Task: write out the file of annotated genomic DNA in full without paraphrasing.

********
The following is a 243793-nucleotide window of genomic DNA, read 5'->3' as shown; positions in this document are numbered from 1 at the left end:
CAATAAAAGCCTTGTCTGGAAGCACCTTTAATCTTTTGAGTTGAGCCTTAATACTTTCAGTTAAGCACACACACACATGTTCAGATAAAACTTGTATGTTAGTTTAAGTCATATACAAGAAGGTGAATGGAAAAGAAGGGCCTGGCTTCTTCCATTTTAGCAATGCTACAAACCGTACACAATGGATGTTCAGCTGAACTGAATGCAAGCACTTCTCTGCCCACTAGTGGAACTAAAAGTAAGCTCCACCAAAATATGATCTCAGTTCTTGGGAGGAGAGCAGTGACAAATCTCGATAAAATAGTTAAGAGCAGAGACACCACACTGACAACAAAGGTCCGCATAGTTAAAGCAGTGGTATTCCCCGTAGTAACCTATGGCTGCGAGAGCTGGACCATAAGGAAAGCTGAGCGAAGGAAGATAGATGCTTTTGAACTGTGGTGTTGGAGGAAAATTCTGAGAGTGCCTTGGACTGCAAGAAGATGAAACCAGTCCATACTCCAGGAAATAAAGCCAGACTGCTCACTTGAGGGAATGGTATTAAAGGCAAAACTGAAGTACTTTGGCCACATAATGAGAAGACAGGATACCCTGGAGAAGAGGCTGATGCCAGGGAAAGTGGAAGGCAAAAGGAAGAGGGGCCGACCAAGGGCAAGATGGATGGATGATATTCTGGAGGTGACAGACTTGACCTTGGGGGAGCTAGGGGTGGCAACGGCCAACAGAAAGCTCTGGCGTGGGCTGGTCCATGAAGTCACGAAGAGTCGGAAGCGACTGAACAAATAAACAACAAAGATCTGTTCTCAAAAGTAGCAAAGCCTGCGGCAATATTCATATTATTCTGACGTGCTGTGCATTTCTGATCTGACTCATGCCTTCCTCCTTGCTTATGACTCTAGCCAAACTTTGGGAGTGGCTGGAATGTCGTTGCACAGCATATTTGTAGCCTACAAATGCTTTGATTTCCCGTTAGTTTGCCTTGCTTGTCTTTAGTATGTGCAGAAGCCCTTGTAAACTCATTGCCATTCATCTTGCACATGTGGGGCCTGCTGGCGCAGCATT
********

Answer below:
The following is a 243793-nucleotide window of genomic DNA, read 5'->3' as shown; positions in this document are numbered from 1 at the left end:
CAATAAAAGCCTTGTCTGGAAGCACCTTTAATCTTTTGAGTTGAGCCTTAATACTTTCAGTTAAGCACACACACACATGTTCAGATAAAACTTGTATGTTAGTTTAAGTCATATACAAGAAGGTGAATGGAAAAGAAGGGCCTGGCTTCTTCCATTTTAGCAATGCTACAAACCGTACACAATGGATGTTCAGCTGAACTGAATGCAAGCACTTCTCTGCCCACTAGTGGAACTAAAAGTAAGCTCCACCAAAATATGATCTCAGTTCTTGGGAGGAGAGCAGTGACAAATCTCGATAAAATAGTTAAGAGCAGAGACACCACACTGACAACAAAGGTCCGCATAGTTAAAGCAGTGGTATTCCCCGTAGTAACCTATGGCTGCGAGAGCTGGACCATAAGGAAAGCTGAGCGAAGGAAGATAGATGCTTTTGAACTGTGGTGTTGGAGGAAAATTCTGAGAGTGCCTTGGACTGCAAGAAGATGAAACCAGTCCATACTCCAGGAAATAAAGCCAGACTGCTCACTTGAGGGAATGGTATTAAAGGCAAAACTGAAGTACTTTGGCCACATAATGAGAAGACAGGATACCCTGGAGAAGAGGCTGATGCCAGGGAAAGTGGAAGGCAAAAGGAAGAGGGGCCGACCAAGGGCAAGATGGATGGATGATATTCTGGAGGTGACAGACTTGACCTTGGGGGAGCTAGGGGTGGCAACGGCCAACAGAAAGCTCTGGCGTGGGCTGGTCCATGAAGTCACGAAGAGTCGGAAGCGACTGAACAAATAAACAACAAAGATCTGTTCTCAAAAGTAGCAAAGCCTGCGGCAATATTCATATTATTCTGACGTGCTGTGCATTTCTGATCTGACTCATGCCTTCCTCCTTGCTTATGACTCTAGCCAAACTTTGGGAGTGGCTGGAATGTCGTTGCACAGCATATTTGTAGCCTACAAATGCTTTGATTTCCCGTTAGTTTGCCTTGCTTGTCTTTAGTATGTGCAGAAGCCCTTGTAAACTCATTGCCATTCATCTTGCACATGTGGGGCCTGCTGGCGCAGCATT